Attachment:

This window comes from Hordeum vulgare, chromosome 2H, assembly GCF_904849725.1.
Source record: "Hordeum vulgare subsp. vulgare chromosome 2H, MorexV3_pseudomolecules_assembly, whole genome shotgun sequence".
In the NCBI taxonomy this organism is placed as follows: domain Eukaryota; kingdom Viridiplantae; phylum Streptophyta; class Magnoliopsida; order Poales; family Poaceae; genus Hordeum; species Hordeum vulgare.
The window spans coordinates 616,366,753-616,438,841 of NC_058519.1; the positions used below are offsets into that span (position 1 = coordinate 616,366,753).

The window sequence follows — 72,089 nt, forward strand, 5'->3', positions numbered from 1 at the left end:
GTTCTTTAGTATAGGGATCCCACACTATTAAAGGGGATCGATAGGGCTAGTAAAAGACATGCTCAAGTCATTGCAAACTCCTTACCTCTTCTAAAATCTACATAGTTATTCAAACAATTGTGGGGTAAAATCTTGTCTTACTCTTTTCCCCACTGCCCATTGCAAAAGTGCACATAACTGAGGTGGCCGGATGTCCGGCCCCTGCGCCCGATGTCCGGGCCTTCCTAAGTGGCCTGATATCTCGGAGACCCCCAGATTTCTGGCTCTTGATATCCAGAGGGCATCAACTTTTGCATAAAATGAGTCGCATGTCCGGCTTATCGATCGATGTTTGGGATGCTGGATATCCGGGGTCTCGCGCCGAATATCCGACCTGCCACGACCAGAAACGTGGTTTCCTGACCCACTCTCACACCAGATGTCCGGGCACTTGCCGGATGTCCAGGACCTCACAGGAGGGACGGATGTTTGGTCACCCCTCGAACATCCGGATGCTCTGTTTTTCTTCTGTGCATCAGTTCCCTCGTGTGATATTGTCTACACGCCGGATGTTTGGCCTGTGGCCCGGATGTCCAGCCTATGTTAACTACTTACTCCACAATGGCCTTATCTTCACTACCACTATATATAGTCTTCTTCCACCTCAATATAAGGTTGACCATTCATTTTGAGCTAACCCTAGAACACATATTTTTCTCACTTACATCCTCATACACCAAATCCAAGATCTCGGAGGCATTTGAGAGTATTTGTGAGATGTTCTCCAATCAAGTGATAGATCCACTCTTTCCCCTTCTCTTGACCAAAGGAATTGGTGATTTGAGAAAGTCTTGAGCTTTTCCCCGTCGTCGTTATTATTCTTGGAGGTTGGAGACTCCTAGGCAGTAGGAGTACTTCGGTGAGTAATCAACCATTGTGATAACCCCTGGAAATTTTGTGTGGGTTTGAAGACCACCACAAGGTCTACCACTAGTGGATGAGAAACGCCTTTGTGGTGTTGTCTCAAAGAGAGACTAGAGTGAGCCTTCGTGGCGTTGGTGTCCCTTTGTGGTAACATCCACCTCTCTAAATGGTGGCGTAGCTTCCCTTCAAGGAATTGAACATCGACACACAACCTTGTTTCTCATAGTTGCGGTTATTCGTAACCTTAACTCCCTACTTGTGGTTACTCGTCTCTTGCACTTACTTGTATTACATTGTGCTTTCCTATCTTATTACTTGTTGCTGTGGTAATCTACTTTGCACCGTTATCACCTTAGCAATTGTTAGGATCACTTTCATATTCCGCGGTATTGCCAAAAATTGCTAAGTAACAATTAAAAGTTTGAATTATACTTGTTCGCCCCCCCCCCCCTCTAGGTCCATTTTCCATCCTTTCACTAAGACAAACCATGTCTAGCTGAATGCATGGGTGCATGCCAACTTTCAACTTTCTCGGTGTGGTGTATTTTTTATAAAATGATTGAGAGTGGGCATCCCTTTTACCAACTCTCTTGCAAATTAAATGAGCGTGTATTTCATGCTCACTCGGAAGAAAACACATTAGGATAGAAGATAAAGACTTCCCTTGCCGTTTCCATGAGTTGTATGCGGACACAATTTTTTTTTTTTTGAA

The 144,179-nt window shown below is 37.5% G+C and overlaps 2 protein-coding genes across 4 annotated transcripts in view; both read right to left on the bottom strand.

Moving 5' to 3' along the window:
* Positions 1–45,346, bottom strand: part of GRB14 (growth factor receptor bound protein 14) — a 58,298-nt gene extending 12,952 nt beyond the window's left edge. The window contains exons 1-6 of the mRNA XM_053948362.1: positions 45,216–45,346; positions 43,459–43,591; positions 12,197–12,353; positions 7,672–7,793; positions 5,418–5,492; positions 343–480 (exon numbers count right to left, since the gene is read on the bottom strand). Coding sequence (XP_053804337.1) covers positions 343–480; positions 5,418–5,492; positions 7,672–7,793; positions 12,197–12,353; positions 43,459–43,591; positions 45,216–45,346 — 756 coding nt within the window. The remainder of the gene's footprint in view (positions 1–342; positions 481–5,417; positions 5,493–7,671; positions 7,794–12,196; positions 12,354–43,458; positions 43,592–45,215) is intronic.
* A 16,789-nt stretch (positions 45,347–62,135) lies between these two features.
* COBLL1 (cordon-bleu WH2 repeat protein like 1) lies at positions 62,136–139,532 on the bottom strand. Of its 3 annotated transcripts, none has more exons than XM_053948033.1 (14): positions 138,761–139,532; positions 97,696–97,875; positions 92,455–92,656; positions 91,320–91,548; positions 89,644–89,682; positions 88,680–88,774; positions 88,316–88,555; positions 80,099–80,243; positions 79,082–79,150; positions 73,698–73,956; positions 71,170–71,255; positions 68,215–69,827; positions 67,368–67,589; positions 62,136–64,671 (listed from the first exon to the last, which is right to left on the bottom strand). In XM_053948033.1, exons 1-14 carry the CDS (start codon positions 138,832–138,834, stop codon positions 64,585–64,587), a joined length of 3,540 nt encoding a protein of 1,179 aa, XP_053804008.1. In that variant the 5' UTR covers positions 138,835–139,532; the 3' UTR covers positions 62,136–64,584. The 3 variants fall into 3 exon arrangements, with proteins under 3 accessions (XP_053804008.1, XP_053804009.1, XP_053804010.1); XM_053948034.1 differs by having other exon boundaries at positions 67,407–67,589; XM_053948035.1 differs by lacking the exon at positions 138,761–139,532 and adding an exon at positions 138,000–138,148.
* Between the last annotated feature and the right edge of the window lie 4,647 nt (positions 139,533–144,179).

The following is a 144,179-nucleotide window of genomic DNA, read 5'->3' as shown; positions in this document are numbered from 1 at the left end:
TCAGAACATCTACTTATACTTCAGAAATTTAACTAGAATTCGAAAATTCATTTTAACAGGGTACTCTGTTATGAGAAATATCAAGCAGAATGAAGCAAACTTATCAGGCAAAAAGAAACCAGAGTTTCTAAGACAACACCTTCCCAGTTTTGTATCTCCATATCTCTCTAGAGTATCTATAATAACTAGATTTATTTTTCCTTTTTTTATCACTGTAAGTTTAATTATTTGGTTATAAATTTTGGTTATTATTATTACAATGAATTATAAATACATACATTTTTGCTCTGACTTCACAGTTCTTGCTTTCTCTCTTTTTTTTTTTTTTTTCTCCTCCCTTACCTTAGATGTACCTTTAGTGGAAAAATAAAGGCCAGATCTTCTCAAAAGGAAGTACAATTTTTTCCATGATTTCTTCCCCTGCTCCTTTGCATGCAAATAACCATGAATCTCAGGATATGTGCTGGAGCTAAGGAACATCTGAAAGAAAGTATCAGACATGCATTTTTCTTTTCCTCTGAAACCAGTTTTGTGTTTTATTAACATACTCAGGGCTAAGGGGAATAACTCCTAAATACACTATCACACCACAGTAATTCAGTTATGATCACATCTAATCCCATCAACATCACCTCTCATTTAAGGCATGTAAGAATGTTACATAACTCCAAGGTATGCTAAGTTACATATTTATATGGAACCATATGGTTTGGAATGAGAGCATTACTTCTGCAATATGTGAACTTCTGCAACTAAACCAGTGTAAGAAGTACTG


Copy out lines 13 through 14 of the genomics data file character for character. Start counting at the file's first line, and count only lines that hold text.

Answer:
The following is a 144,179-nucleotide window of genomic DNA, read 5'->3' as shown; positions in this document are numbered from 1 at the left end:
TCAGAACATCTACTTATACTTCAGAAATTTAACTAGAATTCGAAAATTCATTTTAACAGGGTACTCTGTTATGAGAAATATCAAGCAGAATGAAGCAAACTTATCAGGCAAAAAGAAACCAGAGTTTCTAAGACAACACCTTCCCAGTTTTGTATCTCCATATCTCTCTAGAGTATCTATAATAACTAGATTTATTTTTCCTTTTTTTATCACTGTAAGTTTAATTATTTGGTTATAAATTTTGGTTATTATTATTACAATGAATTATAAATACATACATTTTTGCTCTGACTTCACAGTTCTTGCTTTCTCTCTTTTTTTTTTTTTTTTCTCCTCCCTTACCTTAGATGTACCTTTAGTGGAAAAATAAAGGCCAGATCTTCTCAAAAGGAAGTACAATTTTTTCCATGATTTCTTCCCCTGCTCCTTTGCATGCAAATAACCATGAATCTCAGGATATGTGCTGGAGCTAAGGAACATCTGAAAGAAAGTATCAGACATGCATTTTTCTTTTCCTCTGAAACCAGTTTTGTGTTTTATTAACATACTCAGGGCTAAGGGGAATAACTCCTAAATACACTATCACACCACAGTAATTCAGTTATGATCACATCTAATCCCATCAACATCACCTCTCATTTAAGGCATGTAAGAATGTTACATAACTCCAAGGTATGCTAAGTTACATATTTATATGGAACCATATGGTTTGGAATGAGAGCATTACTTCTGCAATATGTGAACTTCTGCAACTAAACCAGTGTAAGAAGTACTG